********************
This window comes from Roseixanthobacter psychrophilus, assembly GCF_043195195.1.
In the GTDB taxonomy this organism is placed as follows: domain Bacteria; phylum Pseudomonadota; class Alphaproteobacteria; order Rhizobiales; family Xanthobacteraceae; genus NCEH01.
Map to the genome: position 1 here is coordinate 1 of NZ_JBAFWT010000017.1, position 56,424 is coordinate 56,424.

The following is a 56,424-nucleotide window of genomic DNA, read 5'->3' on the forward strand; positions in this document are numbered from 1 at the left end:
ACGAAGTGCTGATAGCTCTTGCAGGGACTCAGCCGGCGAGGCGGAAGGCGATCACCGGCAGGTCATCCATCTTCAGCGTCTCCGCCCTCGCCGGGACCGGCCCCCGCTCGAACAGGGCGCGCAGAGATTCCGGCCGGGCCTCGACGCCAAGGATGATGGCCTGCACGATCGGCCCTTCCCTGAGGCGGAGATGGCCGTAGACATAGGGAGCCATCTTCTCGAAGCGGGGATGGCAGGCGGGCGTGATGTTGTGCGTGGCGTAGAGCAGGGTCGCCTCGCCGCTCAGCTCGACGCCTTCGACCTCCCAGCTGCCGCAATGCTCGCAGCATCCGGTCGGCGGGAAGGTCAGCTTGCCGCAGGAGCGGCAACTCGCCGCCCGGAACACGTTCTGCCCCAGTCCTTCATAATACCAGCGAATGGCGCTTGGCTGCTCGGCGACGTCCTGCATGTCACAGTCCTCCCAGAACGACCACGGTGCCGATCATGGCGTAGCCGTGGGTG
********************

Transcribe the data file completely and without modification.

This window comes from Roseixanthobacter psychrophilus, assembly GCF_043195195.1.
In the GTDB taxonomy this organism is placed as follows: domain Bacteria; phylum Pseudomonadota; class Alphaproteobacteria; order Rhizobiales; family Xanthobacteraceae; genus NCEH01.
Map to the genome: position 1 here is coordinate 1 of NZ_JBAFWT010000017.1, position 56,424 is coordinate 56,424.

The following is a 56,424-nucleotide window of genomic DNA, read 5'->3' on the forward strand; positions in this document are numbered from 1 at the left end:
ACGAAGTGCTGATAGCTCTTGCAGGGACTCAGCCGGCGAGGCGGAAGGCGATCACCGGCAGGTCATCCATCTTCAGCGTCTCCGCCCTCGCCGGGACCGGCCCCCGCTCGAACAGGGCGCGCAGAGATTCCGGCCGGGCCTCGACGCCAAGGATGATGGCCTGCACGATCGGCCCTTCCCTGAGGCGGAGATGGCCGTAGACATAGGGAGCCATCTTCTCGAAGCGGGGATGGCAGGCGGGCGTGATGTTGTGCGTGGCGTAGAGCAGGGTCGCCTCGCCGCTCAGCTCGACGCCTTCGACCTCCCAGCTGCCGCAATGCTCGCAGCATCCGGTCGGCGGGAAGGTCAGCTTGCCGCAGGAGCGGCAACTCGCCGCCCGGAACACGTTCTGCCCCAGTCCTTCATAATACCAGCGAATGGCGCTTGGCTGCTCGGCGACGTCCTGCATGTCACAGTCCTCCCAGAACGACCACGGTGCCGATCATGGCGTAGCCGTGGGTG